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Bigger role for ‘Bird’


MIKE KING, [email protected]

Bigger role for ‘Bird’

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Joel Garner’s days of managing the West Indies team is over but he has an even bigger role now.

Garner is the first Ambassador of Cricket West Indies (CWI) and he will be the spearhead of the Windies Foundation which will help CWI fund the grassroots and community and club cricket within the region.

CWI chief executive officer Johnny Grave made this disclousure to the SATURDAY SUN at a Barbados Cricket Association (BCA) quarterly meeting yesterday at Kensington Oval.

“We have got a fantastic opportunity to raise a lot of money in a T20 game at Lords on May 31 where we take on an ICC World XI in a 20/20 game raising money for the cricket facilities that were damaged by Hurricanes Maria and Irma. So Joel’s going to help massively in the fundraising for that event as well as the 2019 England tour,” he said.

Grave said that Garner will be travelling the region discussing plans with Caribbean government officials on the allocation of games for next year’s tour by the English.

“Joel has not been demoted in any way at all, he will still be very much a part in West Indies’ cricket. He is a legend of the game and he provides enormous value to Cricket West Indies as an organisation.

“So we feel, and I definitely feel, that Joel provides more value to us as an ambassador. This foundation, I think, is a real game-changer, it revolutionises how we can fund grassroots cricket within the Caribbean. We have done well to protect our investment through Scotiabank support of primary school cricket, but secondary school cricket and club cricket has really lacked in its funding.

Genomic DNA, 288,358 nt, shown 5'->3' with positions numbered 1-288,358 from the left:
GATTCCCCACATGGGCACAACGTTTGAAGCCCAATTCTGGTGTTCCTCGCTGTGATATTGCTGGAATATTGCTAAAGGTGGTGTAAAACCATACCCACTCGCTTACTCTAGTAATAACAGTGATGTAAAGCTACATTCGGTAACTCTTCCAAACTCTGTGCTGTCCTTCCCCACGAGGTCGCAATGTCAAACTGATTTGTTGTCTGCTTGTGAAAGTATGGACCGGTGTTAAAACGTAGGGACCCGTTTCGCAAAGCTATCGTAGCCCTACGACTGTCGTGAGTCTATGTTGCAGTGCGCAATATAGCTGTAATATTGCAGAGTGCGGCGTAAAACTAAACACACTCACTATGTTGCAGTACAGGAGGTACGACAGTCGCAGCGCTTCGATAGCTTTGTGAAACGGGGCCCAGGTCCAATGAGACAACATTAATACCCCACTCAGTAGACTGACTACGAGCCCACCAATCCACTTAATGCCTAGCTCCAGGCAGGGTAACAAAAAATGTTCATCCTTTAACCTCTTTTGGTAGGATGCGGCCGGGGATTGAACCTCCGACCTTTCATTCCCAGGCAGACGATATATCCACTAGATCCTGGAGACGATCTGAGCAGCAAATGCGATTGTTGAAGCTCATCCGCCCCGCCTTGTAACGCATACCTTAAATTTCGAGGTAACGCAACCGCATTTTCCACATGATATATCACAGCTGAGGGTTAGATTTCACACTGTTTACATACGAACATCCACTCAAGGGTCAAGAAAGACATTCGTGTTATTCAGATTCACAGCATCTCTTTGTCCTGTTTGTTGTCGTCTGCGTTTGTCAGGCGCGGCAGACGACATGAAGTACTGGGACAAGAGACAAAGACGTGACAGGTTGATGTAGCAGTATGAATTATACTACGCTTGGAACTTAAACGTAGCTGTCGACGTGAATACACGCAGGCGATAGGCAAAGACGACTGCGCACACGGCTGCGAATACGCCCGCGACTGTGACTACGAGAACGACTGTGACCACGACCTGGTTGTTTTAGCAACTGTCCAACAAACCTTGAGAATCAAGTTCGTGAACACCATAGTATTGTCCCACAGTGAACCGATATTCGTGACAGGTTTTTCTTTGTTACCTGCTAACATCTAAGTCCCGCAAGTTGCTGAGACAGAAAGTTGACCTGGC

“Our coaching programmes have lacked in funding and we need this foundation to come and attract more revenue, more donations and Joel has a huge role to play in ensuring that we can do that,” Grave said.

Garner’s reassignment is one of the many changes that CWI has recently rolled out.

“We have made some changes to the management team and some of that was natural with contracts ending and some of that was policy decisions by us in terms of refreshing the group, refreshing the side heading into these all important games (in Zimbabwe),” he said.

Australian Stuart Law remains the head coach, Englishman Toby Radford, the batting coach, and Ryan Maron the fielding coach but there is a temporary appointment in a new one-day specialist bowling coach in South African Alfonso Thomas, who is on contract purely for the ICC World Cup Qualifier in Zimbabwe next month.

Floyd Reifer is coaching the West Indies ‘A’ team, with another Barbadian, Roderick Estwick, being reassigned to the “A” side.

There is a new medical team in place, a new strength and conditioning coach in Corey Bocking of Australia and a new physio in Dave Kershaw, who has worked for Lancashire in England for many years.

Former Windwards Islands and West Indies leg-spinner Rawl Lewis has been promoted to team manager replacing Garner.

Grave said he was delighted that Kensington Oval would be hosting the first pink ball (day/night) Test match in the Caribbean when Sri Lanka tour in June.

“I am surprised that the West Indies have not hosted a pink ball Test match before I joined CWI. The four-day regional matches have been staged under lights for about five or six years now, we have tested it there, and it is only right that we now test it at the international level, and the Caribbean is made for pink ball cricket, playing under lights with the music blasting.

“We have got to get people watching Test cricket again, so it is all part of our plan to make Test cricket more appealing to Caribbean fans and the young generation.” (MK)

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